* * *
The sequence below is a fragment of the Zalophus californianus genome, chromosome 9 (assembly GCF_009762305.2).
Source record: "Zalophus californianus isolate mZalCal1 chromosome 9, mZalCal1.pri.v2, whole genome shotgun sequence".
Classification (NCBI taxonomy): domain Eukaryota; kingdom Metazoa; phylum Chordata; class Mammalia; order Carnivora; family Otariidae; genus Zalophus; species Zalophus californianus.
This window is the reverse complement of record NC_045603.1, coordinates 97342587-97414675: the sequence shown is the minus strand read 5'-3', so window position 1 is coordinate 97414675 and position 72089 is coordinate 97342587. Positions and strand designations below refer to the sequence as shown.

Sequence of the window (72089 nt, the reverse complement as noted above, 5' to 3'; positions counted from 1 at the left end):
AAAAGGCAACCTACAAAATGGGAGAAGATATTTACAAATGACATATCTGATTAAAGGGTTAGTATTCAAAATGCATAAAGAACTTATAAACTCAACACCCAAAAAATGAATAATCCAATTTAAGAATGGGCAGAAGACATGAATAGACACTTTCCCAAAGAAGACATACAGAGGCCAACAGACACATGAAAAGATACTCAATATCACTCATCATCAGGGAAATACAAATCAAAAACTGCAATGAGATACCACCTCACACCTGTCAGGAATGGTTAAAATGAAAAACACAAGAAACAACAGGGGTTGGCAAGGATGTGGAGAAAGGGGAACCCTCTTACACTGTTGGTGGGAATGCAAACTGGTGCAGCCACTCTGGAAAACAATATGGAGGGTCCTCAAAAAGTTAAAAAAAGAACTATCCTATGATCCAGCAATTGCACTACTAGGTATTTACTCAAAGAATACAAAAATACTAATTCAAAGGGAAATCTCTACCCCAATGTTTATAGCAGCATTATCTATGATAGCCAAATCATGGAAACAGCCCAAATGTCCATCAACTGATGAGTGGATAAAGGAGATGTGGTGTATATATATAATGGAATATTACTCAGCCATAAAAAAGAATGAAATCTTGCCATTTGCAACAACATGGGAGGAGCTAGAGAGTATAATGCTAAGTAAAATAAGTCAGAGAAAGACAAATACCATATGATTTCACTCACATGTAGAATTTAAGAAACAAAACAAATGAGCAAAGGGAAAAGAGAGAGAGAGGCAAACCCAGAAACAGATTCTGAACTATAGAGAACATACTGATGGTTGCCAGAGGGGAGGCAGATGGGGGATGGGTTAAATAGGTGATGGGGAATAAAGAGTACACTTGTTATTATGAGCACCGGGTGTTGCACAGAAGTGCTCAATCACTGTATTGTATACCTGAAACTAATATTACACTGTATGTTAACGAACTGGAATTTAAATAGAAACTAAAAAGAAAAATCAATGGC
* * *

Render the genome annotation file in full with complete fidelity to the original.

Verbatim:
The sequence below is a fragment of the Zalophus californianus genome, chromosome 9 (assembly GCF_009762305.2).
Source record: "Zalophus californianus isolate mZalCal1 chromosome 9, mZalCal1.pri.v2, whole genome shotgun sequence".
Classification (NCBI taxonomy): domain Eukaryota; kingdom Metazoa; phylum Chordata; class Mammalia; order Carnivora; family Otariidae; genus Zalophus; species Zalophus californianus.
This window is the reverse complement of record NC_045603.1, coordinates 97342587-97414675: the sequence shown is the minus strand read 5'-3', so window position 1 is coordinate 97414675 and position 72089 is coordinate 97342587. Positions and strand designations below refer to the sequence as shown.

Sequence of the window (72089 nt, the reverse complement as noted above, 5' to 3'; positions counted from 1 at the left end):
AAAAGGCAACCTACAAAATGGGAGAAGATATTTACAAATGACATATCTGATTAAAGGGTTAGTATTCAAAATGCATAAAGAACTTATAAACTCAACACCCAAAAAATGAATAATCCAATTTAAGAATGGGCAGAAGACATGAATAGACACTTTCCCAAAGAAGACATACAGAGGCCAACAGACACATGAAAAGATACTCAATATCACTCATCATCAGGGAAATACAAATCAAAAACTGCAATGAGATACCACCTCACACCTGTCAGGAATGGTTAAAATGAAAAACACAAGAAACAACAGGGGTTGGCAAGGATGTGGAGAAAGGGGAACCCTCTTACACTGTTGGTGGGAATGCAAACTGGTGCAGCCACTCTGGAAAACAATATGGAGGGTCCTCAAAAAGTTAAAAAAAGAACTATCCTATGATCCAGCAATTGCACTACTAGGTATTTACTCAAAGAATACAAAAATACTAATTCAAAGGGAAATCTCTACCCCAATGTTTATAGCAGCATTATCTATGATAGCCAAATCATGGAAACAGCCCAAATGTCCATCAACTGATGAGTGGATAAAGGAGATGTGGTGTATATATATAATGGAATATTACTCAGCCATAAAAAAGAATGAAATCTTGCCATTTGCAACAACATGGGAGGAGCTAGAGAGTATAATGCTAAGTAAAATAAGTCAGAGAAAGACAAATACCATATGATTTCACTCACATGTAGAATTTAAGAAACAAAACAAATGAGCAAAGGGAAAAGAGAGAGAGAGGCAAACCCAGAAACAGATTCTGAACTATAGAGAACATACTGATGGTTGCCAGAGGGGAGGCAGATGGGGGATGGGTTAAATAGGTGATGGGGAATAAAGAGTACACTTGTTATTATGAGCACCGGGTGTTGCACAGAAGTGCTCAATCACTGTATTGTATACCTGAAACTAATATTACACTGTATGTTAACGAACTGGAATTTAAATAGAAACTAAAAAGAAAAATCAATGGC